Gods and Mortals
You see them sitting on the patios of the restaurants that adorn 17th Street here in Dupont Circle, strewn in masses of muscle and cologne. Even tonight as I scan this newspaper they are there in the advertisements, sporting buff bodies, even when all they are selling is breakfast cereal. These are the gods among us, idolized by the men here in this gay Mecca.
Take the man at the table across from me in this overcrowded café where I came to hide from the bustling and ordinary world outside. After all, the unnoticeable become more unnoticeable en masse. Yet among the quiet non-gods, humbled by our own bodily failures and misfortunes, sits a stranger. A most holy stranger. Everything about him is not only perfect, but immortal. His skin so beautifully black it is almost blue, like a precious ink that sparkles when he smiles. He looks at me briefly while I worship him and lie stricken with a religious awe, as if I were a child in Portugal and he were my vision at Fátima.
Like many gods, he does not acknowledge his worshiper and looks away. He does not know that at this moment, I am writing his Gospel.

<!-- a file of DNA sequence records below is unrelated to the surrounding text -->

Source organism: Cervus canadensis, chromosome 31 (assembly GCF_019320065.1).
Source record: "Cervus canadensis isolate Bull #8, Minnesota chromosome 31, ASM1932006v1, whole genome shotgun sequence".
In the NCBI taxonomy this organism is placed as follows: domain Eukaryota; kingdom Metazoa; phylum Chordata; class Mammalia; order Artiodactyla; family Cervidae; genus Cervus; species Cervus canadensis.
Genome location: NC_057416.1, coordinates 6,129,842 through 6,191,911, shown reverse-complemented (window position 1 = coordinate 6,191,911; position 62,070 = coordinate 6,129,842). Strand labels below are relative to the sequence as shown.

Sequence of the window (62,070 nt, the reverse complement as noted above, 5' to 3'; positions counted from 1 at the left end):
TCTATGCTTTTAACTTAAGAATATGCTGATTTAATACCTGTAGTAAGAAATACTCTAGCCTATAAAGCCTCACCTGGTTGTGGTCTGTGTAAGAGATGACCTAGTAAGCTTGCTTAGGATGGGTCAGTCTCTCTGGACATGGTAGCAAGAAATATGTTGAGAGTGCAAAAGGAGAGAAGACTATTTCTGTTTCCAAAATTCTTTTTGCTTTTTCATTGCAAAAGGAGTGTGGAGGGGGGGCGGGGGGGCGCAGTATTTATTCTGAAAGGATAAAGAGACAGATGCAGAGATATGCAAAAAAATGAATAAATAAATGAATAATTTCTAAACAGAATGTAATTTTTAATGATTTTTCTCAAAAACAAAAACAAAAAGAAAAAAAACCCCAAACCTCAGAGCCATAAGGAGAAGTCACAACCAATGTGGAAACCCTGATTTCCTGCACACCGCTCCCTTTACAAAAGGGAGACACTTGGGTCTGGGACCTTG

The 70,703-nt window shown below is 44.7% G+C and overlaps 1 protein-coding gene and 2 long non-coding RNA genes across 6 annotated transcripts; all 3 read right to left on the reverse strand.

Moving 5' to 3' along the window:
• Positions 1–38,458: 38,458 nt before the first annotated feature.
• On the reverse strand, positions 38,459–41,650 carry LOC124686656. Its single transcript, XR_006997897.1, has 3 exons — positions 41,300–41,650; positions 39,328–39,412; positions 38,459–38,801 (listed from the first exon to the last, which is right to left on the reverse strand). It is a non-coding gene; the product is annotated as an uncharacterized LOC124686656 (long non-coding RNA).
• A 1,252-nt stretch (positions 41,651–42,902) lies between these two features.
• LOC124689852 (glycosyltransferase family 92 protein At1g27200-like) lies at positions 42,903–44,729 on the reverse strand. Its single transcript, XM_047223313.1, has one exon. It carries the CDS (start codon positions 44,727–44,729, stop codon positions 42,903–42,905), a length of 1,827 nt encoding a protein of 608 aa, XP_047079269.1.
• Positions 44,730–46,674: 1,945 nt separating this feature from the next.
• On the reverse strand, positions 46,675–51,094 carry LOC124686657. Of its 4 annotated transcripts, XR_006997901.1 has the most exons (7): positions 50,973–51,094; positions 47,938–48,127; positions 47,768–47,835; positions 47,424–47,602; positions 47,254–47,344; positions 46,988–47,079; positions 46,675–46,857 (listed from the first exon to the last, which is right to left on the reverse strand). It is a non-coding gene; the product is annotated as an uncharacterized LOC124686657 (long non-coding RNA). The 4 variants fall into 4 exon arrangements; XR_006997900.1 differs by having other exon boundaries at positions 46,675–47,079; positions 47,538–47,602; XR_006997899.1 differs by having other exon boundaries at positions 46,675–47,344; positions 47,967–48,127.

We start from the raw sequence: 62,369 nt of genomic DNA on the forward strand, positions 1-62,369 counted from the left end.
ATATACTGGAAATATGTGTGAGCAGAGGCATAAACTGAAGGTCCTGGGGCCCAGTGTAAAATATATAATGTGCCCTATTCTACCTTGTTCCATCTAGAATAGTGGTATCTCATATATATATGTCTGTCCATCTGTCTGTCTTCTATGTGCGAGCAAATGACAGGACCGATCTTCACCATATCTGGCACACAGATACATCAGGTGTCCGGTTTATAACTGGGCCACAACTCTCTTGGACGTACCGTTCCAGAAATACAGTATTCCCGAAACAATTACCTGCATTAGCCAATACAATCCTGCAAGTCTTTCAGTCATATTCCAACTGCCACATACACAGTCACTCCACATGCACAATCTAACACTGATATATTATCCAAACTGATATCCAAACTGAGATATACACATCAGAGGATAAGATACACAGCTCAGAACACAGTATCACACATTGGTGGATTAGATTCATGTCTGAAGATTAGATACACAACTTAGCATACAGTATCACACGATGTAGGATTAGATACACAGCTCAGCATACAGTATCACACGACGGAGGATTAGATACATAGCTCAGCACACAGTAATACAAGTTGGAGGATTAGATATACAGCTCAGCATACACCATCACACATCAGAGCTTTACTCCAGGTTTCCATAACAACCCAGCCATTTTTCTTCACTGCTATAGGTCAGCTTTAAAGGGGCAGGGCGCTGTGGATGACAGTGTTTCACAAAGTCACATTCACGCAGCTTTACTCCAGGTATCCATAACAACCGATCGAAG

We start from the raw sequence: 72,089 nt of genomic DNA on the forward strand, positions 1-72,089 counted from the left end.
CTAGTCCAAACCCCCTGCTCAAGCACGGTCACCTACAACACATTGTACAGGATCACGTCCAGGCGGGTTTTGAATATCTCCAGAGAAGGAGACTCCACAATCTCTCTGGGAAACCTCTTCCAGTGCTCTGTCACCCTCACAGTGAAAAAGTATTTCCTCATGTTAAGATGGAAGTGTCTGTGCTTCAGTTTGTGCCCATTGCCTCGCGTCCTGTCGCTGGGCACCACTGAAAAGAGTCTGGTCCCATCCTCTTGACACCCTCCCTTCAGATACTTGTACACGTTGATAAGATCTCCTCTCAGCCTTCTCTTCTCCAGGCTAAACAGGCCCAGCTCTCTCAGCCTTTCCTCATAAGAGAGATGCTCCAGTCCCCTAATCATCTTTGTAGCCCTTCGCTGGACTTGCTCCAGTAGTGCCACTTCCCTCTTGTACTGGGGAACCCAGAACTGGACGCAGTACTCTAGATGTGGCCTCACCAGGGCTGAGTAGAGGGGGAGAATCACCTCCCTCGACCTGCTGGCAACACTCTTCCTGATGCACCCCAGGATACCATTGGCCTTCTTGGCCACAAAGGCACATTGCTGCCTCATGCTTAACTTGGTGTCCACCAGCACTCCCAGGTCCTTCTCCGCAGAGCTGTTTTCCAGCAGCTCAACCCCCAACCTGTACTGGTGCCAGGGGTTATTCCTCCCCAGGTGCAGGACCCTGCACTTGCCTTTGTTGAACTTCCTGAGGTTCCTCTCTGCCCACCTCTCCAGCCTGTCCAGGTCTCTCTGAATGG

There is another god just half a block down. He is standing on the corner with shiny locks of hair and a mastiff by his side. His tresses fall wavy in rivulets, chestnut brown against bronzed skin. He wears no shirt, just a pair of shorts as he stands almost naked, only to remind us that gods have always been known to take on human form. It is a type of mockery, a game played with the rules never fully explained. We cannot be them, but they can be us. But this Samson-like god is unlike the others around him, because on this street most of the gods are bald, parading their domes proudly like sailors returning home. There is something about the lack of hair that calls attention to the gods. Something that baldness demands. A friend of mine once said, I like a man who doesn’t waste his hormones growing hair. And scientists say that androgen, the male sex hormone, must be present for baldness to develop, thus reinforcing the folk wisdom that baldness and virility go hand in hand. Perhaps these gods are walking vials of androgen, Divine Masculinity among us.